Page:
Looking at your example code in the StackOverflow thread, I can see you do not have any assert in your test checking for the actual update being done in the database. The test I'm trying to code here is about checking this very issue. I wonder why you have not any assert in there.

                  Kind Regards,

                  Comment


                  • #10
                    I now tried with an entity manager injected instance now and did the following flush

                    entityManager.flush();

                    But the same error remained.

                    Comment


                    • #11
                      Hi Petri,

                      I finally understood what was going on. I wrote a guideline about it. You may want to mention this in your book.

                      When creating an integration test on a statement saving an object, it is recommended to flush the entity manager so as to avoid any false negative, that is, to avoid a test running fine but whose operation would fail when run in production. Indeed, the test may run fine simply because the first level cache is not flushed and no writing hits the database. To avoid this false negative integration test use an explicit flush in the test body. Note that the production code should never need to use any explicit flush as it is the role of the ORM to decide when to flush.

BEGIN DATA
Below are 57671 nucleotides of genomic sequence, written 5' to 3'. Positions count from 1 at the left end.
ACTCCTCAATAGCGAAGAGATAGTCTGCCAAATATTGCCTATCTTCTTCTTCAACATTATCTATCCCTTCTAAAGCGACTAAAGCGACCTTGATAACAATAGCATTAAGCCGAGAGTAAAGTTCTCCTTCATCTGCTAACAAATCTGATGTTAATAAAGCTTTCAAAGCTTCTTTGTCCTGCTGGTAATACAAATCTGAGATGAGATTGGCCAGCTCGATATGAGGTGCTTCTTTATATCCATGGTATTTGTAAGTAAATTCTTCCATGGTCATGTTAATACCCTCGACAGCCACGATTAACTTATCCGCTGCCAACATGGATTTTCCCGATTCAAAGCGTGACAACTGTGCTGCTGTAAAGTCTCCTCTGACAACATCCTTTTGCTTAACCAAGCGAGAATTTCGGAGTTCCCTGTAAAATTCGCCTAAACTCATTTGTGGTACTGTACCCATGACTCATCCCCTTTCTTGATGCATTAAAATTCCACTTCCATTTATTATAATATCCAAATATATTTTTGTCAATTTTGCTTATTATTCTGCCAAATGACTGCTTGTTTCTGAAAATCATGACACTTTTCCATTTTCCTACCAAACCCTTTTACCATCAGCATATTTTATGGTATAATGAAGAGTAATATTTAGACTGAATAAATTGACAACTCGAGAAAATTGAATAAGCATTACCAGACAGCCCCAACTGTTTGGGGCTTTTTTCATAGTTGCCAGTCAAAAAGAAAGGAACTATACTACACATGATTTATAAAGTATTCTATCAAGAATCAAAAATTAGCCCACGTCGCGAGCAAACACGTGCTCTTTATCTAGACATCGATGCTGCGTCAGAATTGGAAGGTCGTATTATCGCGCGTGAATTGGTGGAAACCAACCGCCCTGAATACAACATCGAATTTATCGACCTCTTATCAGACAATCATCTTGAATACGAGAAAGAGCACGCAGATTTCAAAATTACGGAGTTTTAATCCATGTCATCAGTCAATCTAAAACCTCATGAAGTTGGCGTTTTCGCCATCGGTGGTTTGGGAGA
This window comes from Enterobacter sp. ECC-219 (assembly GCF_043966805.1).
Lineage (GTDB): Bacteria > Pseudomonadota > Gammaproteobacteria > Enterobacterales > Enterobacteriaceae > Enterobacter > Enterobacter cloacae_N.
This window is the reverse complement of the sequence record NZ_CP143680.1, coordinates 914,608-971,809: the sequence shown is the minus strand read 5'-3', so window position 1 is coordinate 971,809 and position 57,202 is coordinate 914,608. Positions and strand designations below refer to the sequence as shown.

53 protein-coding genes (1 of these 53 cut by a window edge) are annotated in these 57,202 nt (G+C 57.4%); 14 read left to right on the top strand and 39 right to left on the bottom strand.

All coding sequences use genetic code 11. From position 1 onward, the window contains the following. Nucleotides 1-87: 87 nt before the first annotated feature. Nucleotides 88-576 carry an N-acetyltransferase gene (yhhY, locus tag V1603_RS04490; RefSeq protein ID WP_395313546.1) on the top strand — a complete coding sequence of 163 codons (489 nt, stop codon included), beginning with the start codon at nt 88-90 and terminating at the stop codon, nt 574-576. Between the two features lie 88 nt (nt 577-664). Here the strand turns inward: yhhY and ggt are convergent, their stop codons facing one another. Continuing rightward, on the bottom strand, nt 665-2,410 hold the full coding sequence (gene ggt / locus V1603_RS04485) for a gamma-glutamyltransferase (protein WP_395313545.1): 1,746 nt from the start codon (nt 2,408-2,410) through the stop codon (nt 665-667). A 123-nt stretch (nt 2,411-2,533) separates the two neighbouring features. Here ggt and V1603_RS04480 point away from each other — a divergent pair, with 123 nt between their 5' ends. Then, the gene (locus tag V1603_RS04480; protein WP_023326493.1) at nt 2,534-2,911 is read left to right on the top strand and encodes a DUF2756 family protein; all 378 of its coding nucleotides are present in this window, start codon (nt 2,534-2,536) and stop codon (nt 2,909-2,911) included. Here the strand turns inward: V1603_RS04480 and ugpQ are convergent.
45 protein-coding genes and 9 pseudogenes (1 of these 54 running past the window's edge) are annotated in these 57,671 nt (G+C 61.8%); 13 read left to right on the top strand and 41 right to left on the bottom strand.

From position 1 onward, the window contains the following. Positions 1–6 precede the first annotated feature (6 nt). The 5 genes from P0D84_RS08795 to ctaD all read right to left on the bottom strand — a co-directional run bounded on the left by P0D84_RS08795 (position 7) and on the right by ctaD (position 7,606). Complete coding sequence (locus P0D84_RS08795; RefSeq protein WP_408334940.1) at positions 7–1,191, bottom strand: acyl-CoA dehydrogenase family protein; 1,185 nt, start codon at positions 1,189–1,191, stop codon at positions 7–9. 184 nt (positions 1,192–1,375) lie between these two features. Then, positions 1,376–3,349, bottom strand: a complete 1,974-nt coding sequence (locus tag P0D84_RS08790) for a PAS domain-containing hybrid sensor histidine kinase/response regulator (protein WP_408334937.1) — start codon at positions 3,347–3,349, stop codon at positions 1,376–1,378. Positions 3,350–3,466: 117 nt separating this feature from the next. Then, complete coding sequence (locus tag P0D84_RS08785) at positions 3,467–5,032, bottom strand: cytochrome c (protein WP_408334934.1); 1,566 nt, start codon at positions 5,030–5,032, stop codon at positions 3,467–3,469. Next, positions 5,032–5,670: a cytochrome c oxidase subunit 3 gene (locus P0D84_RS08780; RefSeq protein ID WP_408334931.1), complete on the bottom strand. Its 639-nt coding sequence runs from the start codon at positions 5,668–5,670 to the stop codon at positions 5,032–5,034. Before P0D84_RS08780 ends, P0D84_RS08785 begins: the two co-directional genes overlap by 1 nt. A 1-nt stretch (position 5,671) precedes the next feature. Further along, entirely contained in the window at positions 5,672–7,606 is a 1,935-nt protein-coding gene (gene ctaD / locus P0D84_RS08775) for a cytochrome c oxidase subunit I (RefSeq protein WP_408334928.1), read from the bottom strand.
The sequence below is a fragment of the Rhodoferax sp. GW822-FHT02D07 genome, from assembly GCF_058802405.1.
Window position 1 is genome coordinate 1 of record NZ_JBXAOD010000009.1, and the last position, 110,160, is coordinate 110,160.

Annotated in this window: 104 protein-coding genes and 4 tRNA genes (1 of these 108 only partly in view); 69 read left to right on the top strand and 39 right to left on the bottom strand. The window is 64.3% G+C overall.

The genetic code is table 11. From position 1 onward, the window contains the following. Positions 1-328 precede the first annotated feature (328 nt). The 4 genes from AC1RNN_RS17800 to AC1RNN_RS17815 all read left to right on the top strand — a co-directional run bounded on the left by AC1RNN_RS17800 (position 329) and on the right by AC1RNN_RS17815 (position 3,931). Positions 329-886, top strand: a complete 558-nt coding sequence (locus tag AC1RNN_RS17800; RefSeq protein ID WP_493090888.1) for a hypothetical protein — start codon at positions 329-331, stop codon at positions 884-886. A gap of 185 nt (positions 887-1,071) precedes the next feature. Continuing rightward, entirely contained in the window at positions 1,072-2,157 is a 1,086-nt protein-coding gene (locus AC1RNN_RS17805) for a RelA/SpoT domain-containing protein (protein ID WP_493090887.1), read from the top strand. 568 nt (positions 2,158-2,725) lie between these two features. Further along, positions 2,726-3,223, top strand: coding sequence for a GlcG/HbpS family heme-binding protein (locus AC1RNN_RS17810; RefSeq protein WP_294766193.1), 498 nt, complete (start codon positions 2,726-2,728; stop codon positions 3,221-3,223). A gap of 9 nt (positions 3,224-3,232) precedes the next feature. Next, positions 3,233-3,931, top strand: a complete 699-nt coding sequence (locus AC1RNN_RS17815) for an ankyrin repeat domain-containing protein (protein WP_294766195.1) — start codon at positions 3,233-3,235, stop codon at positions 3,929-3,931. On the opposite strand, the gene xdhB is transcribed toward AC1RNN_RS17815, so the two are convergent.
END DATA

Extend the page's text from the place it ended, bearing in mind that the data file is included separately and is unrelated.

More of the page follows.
When creating an integration test on an update statement, it may be necessary to clear the entity manager so as to reload the first level cache. Indeed, an update statement completely bypasses the first level cache and writes directly to the database. The first level cache is then out of sync and reflects the old value of the updated object. To avoid this stale state of the object, use an explicit clear in the test body. Note that the production code should never need to use any explicit clear as it is the role of the ORM to decide when to clear.

                      My test now works just fine.

                      Kind Regards,

                      Comment


                      • #12
                        Originally posted by stephaneeybert View Post
                        I finally understood what was going on. I wrote a guideline about it. You may want to mention this in your book
                        I am happy to hear that you solved your problem!

                        If I have a chance to write a second edition of my book, I will probably add a lot of new stuff in it (update @Query is one of them). It seems that it is hard to get it right at the first time

                        Comment